“They thought Lakeland needed a school like that,” said head of school Kim Kelley, a former public elementary school teacher who joined the Roberts faculty after her nephew enrolled in 2011. While working at Roberts, she earned her master’s and doctoral degrees in education from Florida Southern. The school enjoys a partnership with the college, which sends its teacher prep students through a rotation at the school and offers a course in Orton-Gillingham. One first-year Florida Southern student, Saylor Kirkpatrick, is a Roberts Academy graduate who plans to major in elementary education. 

The Roberts Academy initially served students in second through sixth grade. It added a second building in 2020 after phasing in seventh and eighth grades in 2017.  

Earlier this year, Roberts cut the ribbon on a new 22,000-square-foot two-story addition that includes a state-of-the-art mathematics and science/computer labs, a cafeteria, gym with a rock-climbing wall, a large patio area designed for outside reading, writing, and collaborative study, nine new classrooms, and additional office space. Next school year, the school will add a first grade. 

Kirkpatrick was among the speakers at the dedication ceremony. “I am not saying that learning becomes easier for students with disabilities like me, but I am rather saying having the right people working with your children can and will make it possible,” she said.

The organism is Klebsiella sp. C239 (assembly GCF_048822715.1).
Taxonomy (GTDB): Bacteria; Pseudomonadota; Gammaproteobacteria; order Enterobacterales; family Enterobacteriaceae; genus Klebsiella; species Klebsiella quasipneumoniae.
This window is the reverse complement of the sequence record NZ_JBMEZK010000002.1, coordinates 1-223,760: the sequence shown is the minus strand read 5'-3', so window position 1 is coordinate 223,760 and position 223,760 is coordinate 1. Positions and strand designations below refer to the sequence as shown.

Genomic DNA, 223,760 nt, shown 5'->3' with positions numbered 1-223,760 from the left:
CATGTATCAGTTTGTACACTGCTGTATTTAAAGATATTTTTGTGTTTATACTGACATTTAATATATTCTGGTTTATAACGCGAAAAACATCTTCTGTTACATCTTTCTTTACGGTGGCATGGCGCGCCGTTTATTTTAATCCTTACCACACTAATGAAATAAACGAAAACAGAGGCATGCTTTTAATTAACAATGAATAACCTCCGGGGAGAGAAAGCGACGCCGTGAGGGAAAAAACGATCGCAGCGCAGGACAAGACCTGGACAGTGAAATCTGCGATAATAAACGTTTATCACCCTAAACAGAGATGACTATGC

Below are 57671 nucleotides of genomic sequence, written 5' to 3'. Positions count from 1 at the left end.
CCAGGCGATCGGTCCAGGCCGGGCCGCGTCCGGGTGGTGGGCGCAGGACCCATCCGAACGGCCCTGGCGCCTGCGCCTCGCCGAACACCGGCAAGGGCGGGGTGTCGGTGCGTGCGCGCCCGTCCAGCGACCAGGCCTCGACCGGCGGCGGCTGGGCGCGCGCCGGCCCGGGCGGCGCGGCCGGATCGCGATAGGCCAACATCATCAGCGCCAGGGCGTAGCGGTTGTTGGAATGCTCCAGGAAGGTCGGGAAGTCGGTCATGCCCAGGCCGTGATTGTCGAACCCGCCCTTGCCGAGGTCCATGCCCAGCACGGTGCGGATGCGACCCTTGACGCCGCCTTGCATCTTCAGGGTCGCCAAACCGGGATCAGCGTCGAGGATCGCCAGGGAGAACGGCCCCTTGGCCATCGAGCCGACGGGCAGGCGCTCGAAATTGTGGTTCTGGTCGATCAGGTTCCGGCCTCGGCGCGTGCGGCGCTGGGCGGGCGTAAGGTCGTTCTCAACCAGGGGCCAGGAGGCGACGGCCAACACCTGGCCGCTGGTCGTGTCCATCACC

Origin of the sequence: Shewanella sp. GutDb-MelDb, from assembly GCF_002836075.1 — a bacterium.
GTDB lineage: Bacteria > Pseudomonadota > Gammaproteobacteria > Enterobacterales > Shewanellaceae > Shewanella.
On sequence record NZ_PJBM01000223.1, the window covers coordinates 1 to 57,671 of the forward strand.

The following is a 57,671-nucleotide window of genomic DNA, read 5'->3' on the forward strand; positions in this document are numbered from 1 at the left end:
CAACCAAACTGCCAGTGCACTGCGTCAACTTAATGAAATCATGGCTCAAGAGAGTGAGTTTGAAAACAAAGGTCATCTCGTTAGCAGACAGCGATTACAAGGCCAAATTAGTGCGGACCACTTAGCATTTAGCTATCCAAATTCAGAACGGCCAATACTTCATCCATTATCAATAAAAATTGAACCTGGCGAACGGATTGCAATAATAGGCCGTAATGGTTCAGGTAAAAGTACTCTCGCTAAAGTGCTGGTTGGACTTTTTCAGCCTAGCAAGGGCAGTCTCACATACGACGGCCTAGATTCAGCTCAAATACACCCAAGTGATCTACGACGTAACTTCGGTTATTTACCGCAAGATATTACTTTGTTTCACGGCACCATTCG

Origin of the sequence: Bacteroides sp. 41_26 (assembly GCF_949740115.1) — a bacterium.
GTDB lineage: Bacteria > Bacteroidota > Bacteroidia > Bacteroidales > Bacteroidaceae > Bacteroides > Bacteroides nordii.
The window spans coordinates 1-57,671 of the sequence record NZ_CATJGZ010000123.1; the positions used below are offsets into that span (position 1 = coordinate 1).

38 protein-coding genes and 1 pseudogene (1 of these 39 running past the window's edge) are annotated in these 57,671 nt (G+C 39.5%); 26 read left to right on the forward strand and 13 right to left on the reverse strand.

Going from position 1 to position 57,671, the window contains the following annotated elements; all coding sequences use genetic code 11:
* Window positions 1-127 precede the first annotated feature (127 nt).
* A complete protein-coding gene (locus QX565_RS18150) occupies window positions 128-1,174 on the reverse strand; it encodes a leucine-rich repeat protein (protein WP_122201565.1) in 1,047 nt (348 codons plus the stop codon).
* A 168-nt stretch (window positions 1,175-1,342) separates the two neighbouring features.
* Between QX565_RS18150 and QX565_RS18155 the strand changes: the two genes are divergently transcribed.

The Roberts’s have not limited their generosity to their former Florida hometown. A second school with the same name is slated to open in August on the campus of Mercer University in Macon, Georgia. Like the original school, the new campus will limit class sizes to 12 students. It will partner with the university’s college of education. 

Having experienced our grandchildren’s early struggles and their later achievements, and those of hundreds of children at the Academy in Lakeland, we feel compelled to help others accomplish the same success,” Hal Roberts said when Mercer officials announced plan for the new school. “We have experienced parents in tears of frustration and been with them two weeks later as they were thrilled over their child’s immediate acceptance by children with the same challenges and their early progress in school.” 

Avatar photo

BY Lisa Buie

Lisa Buie is senior reporter for NextSteps. The daughter of a public school superintendent, she spent more than a dozen years as a reporter and bureau chief at the Tampa Bay Times before joining Shriners Hospitals for Children — Tampa, where she served for nearly five years as marketing and communications manager. She lives with her husband and their teenage son, who has benefited from education choice.